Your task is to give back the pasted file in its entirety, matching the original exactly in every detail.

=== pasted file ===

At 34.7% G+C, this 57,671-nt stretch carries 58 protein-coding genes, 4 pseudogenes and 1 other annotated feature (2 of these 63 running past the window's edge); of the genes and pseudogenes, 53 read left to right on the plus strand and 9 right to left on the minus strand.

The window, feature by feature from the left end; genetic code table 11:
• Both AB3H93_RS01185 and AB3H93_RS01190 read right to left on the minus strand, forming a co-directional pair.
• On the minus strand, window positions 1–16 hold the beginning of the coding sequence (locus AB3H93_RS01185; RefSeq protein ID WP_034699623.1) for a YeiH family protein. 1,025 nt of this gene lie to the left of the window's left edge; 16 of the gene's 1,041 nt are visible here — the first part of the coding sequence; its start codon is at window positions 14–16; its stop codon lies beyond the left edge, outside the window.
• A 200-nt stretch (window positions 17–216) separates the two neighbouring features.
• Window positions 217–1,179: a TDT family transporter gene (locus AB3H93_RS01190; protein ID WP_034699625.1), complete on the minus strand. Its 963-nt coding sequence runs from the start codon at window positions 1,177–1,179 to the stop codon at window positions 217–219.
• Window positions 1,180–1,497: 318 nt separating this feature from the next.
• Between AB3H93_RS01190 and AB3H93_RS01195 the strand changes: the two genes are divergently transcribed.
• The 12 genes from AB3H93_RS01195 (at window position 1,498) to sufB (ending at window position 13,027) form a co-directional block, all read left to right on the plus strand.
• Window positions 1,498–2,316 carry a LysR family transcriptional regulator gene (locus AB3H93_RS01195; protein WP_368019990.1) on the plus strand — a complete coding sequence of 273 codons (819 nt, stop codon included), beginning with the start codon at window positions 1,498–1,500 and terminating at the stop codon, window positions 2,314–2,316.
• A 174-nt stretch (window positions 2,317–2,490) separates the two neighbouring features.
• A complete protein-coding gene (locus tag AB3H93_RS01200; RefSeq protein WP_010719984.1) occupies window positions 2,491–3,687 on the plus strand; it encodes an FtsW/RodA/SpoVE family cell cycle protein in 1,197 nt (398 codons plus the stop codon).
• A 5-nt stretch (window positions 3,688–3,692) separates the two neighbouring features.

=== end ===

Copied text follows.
At 34.7% G+C, this 57,671-nt stretch carries 58 protein-coding genes, 4 pseudogenes and 1 other annotated feature (2 of these 63 running past the window's edge); of the genes and pseudogenes, 53 read left to right on the plus strand and 9 right to left on the minus strand.

The window, feature by feature from the left end; genetic code table 11:
• Both AB3H93_RS01185 and AB3H93_RS01190 read right to left on the minus strand, forming a co-directional pair.
• On the minus strand, window positions 1–16 hold the beginning of the coding sequence (locus AB3H93_RS01185; RefSeq protein ID WP_034699623.1) for a YeiH family protein. 1,025 nt of this gene lie to the left of the window's left edge; 16 of the gene's 1,041 nt are visible here — the first part of the coding sequence; its start codon is at window positions 14–16; its stop codon lies beyond the left edge, outside the window.
• A 200-nt stretch (window positions 17–216) separates the two neighbouring features.
• Window positions 217–1,179: a TDT family transporter gene (locus AB3H93_RS01190; protein ID WP_034699625.1), complete on the minus strand. Its 963-nt coding sequence runs from the start codon at window positions 1,177–1,179 to the stop codon at window positions 217–219.
• Window positions 1,180–1,497: 318 nt separating this feature from the next.
• Between AB3H93_RS01190 and AB3H93_RS01195 the strand changes: the two genes are divergently transcribed.
• The 12 genes from AB3H93_RS01195 (at window position 1,498) to sufB (ending at window position 13,027) form a co-directional block, all read left to right on the plus strand.
• Window positions 1,498–2,316 carry a LysR family transcriptional regulator gene (locus AB3H93_RS01195; protein WP_368019990.1) on the plus strand — a complete coding sequence of 273 codons (819 nt, stop codon included), beginning with the start codon at window positions 1,498–1,500 and terminating at the stop codon, window positions 2,314–2,316.
• A 174-nt stretch (window positions 2,317–2,490) separates the two neighbouring features.
• A complete protein-coding gene (locus tag AB3H93_RS01200; RefSeq protein WP_010719984.1) occupies window positions 2,491–3,687 on the plus strand; it encodes an FtsW/RodA/SpoVE family cell cycle protein in 1,197 nt (398 codons plus the stop codon).
• A 5-nt stretch (window positions 3,688–3,692) separates the two neighbouring features.